Wild game dinner to be held in February
Clinton Church of God's annual wild game dinner will be held 5 p.m. Feb. 2 in the fellowship building, 640 Buchanan Road, Clinton. Wild game dishes, door prizes, raffles and Chinese auctions will be featured. Tame dishes will be available for those who prefer them. Tickets are $15; pre-sold only, none will be sold at the door. The dinner will be held rain, snow or shine. For tickets, call Charlie Hall at 724-455-1073 or Keith Richter at 724-455-3485.
Ohiopyle State Park will celebrate Winterfest from 11 a.m. to 4 p.m. Feb. 2 at the park. Come enjoy Ohiopyle at its frozen best. Try snow shoeing, cross country skiing or go on a horse-drawn sleigh ride. The Friends of Ohiopyle partner with the park to put on this event. For more information, call Barbara Wallace at 724-329-0986.
There will be a bluegrass open stage and jam session from 7 to 10 p.m. Feb. 2 at the Wooddale Grange in Bullskin Township, Route 982, between Laurelville and Connellsville. Doors open at 6 p.m. Food and drink will be for sale. Jam session will be downstairs and the stage upstairs. Bands may call Bill Springer at 724-455-3919 to schedule stage time. Springtime Hill Barn Band will host this event and provide the sound. Friends and volunteers will be helping. For more information, call Bill at 724-455-3919.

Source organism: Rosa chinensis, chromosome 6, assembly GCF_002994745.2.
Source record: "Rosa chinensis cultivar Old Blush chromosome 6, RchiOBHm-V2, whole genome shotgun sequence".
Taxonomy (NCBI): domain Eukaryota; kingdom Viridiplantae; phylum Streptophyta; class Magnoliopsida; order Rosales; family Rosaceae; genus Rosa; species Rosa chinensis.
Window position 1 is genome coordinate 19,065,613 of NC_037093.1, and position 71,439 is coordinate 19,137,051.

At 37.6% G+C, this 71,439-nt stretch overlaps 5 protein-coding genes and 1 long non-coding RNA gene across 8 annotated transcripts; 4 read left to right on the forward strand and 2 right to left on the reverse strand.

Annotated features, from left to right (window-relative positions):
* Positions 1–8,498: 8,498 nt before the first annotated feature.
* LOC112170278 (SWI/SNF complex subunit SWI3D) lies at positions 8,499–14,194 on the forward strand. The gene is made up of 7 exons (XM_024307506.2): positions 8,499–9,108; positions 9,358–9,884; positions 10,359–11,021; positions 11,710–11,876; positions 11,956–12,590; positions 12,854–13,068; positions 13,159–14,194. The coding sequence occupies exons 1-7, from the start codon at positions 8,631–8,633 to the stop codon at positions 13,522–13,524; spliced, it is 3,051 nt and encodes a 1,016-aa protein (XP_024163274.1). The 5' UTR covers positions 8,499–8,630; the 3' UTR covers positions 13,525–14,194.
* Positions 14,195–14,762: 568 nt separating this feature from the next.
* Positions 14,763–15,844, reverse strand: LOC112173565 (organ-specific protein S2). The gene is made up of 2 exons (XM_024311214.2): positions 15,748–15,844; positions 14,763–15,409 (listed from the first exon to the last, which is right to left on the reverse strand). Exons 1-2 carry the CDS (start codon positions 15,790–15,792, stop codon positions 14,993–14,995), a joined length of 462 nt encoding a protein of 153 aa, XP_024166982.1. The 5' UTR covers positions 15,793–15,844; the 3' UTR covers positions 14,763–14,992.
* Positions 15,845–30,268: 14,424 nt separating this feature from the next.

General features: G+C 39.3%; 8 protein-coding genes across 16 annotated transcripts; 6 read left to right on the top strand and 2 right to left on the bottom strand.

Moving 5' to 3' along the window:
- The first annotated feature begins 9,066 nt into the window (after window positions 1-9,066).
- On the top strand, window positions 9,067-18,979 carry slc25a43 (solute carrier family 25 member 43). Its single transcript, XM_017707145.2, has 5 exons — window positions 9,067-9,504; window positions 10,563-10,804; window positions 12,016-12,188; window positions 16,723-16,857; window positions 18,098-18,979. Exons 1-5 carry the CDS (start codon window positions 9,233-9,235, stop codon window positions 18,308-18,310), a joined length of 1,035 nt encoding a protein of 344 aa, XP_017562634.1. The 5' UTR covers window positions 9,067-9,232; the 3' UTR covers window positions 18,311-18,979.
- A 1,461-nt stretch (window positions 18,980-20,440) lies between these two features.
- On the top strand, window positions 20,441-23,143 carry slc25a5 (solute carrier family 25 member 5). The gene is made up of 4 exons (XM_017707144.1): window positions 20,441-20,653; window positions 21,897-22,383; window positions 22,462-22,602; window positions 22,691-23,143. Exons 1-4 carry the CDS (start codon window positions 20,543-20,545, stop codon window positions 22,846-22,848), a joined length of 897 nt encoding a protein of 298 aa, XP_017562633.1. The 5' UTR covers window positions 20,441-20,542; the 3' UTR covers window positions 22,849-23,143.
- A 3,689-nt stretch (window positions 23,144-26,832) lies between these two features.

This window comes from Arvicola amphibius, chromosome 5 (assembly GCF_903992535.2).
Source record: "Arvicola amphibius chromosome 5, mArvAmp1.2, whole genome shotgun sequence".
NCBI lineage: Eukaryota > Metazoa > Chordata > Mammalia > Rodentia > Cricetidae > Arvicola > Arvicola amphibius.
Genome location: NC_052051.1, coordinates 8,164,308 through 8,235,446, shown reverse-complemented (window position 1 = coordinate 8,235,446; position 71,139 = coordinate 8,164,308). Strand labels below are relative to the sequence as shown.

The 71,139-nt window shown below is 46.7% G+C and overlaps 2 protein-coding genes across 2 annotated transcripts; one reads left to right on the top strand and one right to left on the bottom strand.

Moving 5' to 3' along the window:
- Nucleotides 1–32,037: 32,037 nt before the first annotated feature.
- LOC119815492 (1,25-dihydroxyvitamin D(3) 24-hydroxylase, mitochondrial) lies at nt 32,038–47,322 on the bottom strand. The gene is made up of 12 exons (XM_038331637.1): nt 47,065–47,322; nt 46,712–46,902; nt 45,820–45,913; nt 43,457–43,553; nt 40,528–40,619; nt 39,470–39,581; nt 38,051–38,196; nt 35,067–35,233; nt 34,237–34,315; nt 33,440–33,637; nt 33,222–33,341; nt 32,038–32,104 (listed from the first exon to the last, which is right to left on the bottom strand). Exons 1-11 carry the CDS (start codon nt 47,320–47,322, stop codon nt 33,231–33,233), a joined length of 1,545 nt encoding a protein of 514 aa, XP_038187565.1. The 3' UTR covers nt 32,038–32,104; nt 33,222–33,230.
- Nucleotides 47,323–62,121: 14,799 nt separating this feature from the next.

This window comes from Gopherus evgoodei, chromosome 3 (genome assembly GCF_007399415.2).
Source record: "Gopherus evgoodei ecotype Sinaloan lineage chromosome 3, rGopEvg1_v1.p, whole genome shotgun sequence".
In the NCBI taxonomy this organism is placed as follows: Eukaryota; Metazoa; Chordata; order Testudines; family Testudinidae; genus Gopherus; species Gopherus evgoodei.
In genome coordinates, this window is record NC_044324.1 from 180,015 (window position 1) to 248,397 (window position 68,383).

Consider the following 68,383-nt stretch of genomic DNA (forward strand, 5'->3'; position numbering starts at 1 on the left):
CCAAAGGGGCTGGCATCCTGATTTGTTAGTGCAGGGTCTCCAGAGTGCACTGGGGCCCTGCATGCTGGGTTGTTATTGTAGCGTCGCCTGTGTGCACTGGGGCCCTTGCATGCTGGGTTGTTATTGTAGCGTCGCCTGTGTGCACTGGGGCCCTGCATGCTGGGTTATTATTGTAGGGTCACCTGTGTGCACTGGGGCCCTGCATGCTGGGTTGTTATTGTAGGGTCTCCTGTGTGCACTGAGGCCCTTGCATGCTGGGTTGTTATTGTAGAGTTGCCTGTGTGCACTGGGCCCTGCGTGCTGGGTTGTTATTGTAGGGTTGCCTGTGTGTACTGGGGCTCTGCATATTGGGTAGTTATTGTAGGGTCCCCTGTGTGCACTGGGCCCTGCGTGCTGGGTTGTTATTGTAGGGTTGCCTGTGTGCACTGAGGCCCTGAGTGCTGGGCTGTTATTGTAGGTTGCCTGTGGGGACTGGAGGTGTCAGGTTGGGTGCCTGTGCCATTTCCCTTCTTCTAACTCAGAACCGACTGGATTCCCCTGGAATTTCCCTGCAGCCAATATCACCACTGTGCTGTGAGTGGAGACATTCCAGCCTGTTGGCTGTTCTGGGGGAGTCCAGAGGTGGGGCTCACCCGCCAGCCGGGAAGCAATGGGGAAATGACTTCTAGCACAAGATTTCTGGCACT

Are you, or someone you know, interested in finding out about the exciting things that are happening at Champion Christian School? Everyone in the community is invited to come to a Community Visit Day on Feb. 5 and see the preschool through 12th grade programs. The event is designed to be casual; just stop in anytime from 4 to 7 p.m., look around and talk to the faculty and staff. The South Campus in Indian Head houses preschool through fourth grade; the North Campus in Donegal has preschool as well as fifth through 12th grades. At 6:30 p.m., there will be a Kindergarten Readiness Seminar. This is for any parent regardless of where they want to send their child to school. The seminar will be at the North Campus. If those dates don't work for you, call Barb Skinner in the development office at 724-455-2122, ext. 104 or email at firstname.lastname@example.org to set up another time.
A Night at the Races event will be held on Feb. 8 at St. Raymonds of the Mountains Catholic Church, 170 School House Lane, Donegal. Races start at 7 p.m. in the Parish Social Hall. Doors open at 6 p.m. Tickets are $5 each and include food and refreshments. Horses are $10 each; for tickets, call 724-593-7479.